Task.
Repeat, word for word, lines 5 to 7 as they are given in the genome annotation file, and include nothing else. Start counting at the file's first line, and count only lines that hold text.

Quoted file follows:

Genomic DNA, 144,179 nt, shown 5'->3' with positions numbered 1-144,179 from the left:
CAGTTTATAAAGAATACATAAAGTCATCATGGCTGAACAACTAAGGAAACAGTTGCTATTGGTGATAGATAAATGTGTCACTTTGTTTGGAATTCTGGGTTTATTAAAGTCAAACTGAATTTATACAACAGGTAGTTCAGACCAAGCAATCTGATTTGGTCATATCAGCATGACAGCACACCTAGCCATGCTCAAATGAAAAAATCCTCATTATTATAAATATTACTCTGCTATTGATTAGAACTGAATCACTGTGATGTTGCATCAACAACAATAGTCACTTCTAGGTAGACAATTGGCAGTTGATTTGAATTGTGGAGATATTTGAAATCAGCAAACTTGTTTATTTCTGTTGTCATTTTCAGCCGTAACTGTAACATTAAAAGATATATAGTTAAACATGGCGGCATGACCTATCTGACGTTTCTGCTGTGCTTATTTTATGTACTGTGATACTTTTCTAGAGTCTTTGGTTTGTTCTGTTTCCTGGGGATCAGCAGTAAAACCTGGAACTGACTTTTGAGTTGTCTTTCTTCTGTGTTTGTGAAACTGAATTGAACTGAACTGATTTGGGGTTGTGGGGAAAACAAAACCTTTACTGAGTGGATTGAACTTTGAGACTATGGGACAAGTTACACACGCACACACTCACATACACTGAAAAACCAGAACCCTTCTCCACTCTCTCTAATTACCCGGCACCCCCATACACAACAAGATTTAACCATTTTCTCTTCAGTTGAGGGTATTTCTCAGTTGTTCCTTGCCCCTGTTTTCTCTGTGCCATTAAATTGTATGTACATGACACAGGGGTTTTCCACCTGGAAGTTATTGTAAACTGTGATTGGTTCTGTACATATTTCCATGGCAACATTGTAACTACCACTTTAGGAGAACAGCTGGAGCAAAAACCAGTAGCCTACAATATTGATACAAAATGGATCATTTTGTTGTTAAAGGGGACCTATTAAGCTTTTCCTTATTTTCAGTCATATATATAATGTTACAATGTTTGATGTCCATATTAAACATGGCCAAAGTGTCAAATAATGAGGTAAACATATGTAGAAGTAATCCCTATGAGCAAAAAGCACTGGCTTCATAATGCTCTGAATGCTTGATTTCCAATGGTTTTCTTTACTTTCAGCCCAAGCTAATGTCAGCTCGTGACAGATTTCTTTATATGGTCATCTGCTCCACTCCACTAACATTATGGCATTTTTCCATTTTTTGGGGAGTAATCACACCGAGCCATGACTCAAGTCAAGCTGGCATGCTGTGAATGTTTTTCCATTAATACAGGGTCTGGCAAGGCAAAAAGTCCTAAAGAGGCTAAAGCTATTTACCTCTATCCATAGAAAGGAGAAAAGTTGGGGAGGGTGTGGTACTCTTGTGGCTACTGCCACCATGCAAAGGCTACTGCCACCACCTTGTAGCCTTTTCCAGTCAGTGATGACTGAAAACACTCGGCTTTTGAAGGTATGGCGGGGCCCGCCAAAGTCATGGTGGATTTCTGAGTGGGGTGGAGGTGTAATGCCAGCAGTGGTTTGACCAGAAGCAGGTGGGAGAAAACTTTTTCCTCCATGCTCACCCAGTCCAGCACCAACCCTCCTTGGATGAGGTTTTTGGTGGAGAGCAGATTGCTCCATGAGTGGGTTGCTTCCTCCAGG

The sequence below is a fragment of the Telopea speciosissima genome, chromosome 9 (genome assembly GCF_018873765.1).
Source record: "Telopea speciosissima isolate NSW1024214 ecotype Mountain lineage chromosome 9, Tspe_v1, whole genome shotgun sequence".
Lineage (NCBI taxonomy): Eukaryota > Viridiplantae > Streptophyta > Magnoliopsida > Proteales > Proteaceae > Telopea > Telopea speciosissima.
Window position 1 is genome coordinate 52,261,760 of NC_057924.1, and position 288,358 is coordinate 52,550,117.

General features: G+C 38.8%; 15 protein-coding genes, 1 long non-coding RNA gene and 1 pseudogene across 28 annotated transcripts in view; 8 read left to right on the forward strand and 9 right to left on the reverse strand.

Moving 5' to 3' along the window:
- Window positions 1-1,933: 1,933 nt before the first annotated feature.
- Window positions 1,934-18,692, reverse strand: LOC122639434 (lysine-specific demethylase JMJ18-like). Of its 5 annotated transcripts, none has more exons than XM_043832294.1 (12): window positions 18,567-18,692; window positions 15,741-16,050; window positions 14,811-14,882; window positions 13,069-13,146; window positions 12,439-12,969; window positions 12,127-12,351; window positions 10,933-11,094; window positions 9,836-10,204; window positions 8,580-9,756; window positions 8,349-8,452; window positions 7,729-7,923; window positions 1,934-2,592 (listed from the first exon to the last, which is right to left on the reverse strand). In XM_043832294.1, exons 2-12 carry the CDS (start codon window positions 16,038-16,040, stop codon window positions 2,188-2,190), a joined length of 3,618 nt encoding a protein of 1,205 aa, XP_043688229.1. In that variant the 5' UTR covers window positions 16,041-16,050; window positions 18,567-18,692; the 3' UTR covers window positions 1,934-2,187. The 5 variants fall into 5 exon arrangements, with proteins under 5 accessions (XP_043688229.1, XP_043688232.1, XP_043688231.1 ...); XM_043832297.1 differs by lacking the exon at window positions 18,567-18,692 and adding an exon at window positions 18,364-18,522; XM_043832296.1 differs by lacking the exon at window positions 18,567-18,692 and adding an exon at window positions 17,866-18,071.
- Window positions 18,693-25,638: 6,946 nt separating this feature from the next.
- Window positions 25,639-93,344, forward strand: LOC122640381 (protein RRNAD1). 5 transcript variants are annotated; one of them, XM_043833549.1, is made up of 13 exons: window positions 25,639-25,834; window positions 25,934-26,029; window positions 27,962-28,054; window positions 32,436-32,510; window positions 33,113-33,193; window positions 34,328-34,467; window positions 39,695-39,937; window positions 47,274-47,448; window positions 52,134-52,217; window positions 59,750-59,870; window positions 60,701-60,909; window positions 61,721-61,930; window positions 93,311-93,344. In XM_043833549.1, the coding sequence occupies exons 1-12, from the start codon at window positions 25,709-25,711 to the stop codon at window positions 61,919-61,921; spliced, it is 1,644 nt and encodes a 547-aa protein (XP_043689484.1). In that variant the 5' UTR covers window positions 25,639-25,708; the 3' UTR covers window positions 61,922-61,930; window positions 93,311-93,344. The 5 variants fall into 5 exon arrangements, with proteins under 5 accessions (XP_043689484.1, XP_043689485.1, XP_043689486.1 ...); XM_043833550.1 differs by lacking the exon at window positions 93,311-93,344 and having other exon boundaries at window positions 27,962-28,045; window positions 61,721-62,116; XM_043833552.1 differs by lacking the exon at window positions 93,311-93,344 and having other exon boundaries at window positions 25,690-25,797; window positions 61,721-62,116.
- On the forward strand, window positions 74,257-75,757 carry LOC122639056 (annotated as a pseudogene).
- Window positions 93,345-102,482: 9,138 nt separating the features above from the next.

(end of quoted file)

Lineage (NCBI taxonomy): Eukaryota > Viridiplantae > Streptophyta > Magnoliopsida > Proteales > Proteaceae > Telopea > Telopea speciosissima.
Window position 1 is genome coordinate 52,261,760 of NC_057924.1, and position 288,358 is coordinate 52,550,117.

General features: G+C 38.8%; 15 protein-coding genes, 1 long non-coding RNA gene and 1 pseudogene across 28 annotated transcripts in view; 8 read left to right on the forward strand and 9 right to left on the reverse strand.